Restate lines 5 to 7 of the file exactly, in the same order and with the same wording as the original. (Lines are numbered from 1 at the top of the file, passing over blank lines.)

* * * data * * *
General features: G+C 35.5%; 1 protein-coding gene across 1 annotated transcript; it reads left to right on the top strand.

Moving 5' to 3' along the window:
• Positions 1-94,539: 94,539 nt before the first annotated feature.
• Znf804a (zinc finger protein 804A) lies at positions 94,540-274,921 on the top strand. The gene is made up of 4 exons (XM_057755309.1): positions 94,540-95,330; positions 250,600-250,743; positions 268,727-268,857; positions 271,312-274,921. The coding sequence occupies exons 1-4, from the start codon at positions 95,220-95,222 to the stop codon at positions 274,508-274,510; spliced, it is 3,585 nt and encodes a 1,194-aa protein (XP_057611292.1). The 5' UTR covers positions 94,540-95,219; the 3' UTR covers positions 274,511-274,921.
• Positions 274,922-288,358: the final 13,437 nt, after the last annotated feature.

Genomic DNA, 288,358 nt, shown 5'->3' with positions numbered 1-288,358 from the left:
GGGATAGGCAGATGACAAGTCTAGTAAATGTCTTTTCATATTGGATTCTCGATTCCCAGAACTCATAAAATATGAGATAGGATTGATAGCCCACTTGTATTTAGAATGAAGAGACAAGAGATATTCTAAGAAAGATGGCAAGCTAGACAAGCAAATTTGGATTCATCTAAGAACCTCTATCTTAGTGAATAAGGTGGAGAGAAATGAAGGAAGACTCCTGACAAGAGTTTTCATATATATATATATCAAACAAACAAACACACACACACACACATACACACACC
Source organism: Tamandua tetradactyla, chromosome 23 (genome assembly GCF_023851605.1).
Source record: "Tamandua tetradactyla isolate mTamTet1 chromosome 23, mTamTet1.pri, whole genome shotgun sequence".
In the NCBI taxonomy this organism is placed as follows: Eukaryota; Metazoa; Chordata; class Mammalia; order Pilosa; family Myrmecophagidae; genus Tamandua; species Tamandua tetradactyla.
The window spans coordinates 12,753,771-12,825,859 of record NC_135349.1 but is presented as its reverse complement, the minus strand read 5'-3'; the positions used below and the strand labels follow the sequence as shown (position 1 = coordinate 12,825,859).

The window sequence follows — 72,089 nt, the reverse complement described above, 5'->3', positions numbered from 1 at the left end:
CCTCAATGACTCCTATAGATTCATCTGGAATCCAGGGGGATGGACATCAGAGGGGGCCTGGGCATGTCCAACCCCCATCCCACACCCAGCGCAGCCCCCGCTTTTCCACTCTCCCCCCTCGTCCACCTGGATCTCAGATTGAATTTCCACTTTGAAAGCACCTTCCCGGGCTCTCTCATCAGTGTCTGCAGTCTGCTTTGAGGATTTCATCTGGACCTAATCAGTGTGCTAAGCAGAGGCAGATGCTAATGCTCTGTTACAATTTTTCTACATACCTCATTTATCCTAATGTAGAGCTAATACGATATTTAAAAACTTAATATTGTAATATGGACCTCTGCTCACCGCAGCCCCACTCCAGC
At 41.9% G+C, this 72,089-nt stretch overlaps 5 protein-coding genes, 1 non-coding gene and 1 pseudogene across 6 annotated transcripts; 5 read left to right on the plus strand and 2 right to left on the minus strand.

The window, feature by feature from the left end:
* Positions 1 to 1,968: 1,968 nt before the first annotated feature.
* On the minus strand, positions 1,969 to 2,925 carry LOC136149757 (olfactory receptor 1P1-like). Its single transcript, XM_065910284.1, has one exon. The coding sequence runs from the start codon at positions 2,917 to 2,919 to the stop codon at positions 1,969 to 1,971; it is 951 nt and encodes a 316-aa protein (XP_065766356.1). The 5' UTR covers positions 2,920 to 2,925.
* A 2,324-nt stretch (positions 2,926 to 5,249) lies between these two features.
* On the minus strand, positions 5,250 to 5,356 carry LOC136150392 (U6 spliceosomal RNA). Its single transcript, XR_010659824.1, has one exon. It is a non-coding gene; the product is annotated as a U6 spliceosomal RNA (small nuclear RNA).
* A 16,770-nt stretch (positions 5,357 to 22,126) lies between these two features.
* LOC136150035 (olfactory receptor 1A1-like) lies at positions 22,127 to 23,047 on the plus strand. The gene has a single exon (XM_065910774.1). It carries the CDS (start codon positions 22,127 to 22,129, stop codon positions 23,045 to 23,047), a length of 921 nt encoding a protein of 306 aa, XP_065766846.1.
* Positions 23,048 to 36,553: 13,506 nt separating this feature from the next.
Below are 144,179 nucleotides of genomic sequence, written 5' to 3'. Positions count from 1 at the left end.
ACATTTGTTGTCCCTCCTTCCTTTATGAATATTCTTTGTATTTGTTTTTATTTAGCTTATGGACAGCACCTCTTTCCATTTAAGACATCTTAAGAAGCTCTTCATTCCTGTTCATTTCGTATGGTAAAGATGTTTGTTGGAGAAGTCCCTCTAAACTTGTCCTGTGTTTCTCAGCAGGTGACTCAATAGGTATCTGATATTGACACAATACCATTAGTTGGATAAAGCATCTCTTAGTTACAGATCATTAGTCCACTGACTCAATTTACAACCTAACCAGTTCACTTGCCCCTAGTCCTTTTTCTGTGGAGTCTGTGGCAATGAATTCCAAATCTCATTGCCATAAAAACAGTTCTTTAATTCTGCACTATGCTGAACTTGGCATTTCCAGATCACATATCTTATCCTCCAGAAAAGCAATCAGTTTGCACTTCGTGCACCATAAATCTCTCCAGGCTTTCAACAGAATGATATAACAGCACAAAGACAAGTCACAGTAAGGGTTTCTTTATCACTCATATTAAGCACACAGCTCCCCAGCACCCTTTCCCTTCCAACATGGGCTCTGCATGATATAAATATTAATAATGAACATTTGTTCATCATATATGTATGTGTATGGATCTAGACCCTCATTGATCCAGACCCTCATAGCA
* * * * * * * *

• Positions 274,922-288,358: the final 13,437 nt, after the last annotated feature.

Genomic DNA, 288,358 nt, shown 5'->3' with positions numbered 1-288,358 from the left:
GGGATAGGCAGATGACAAGTCTAGTAAATGTCTTTTCATATTGGATTCTCGATTCCCAGAACTCATAAAATATGAGATAGGATTGATAGCCCACTTGTATTTAGAATGAAGAGACAAGAGATATTCTAAGAAAGATGGCAAGCTAGACAAGCAAATTTGGATTCATCTAAGAACCTCTATCTTAGTGAATAAGGTGGAGAGAAATGAAGGAAGACTCCTGACAAGAGTTTTCATATATATATATATCAAACAAACAAACACACACACACACACATACACACACC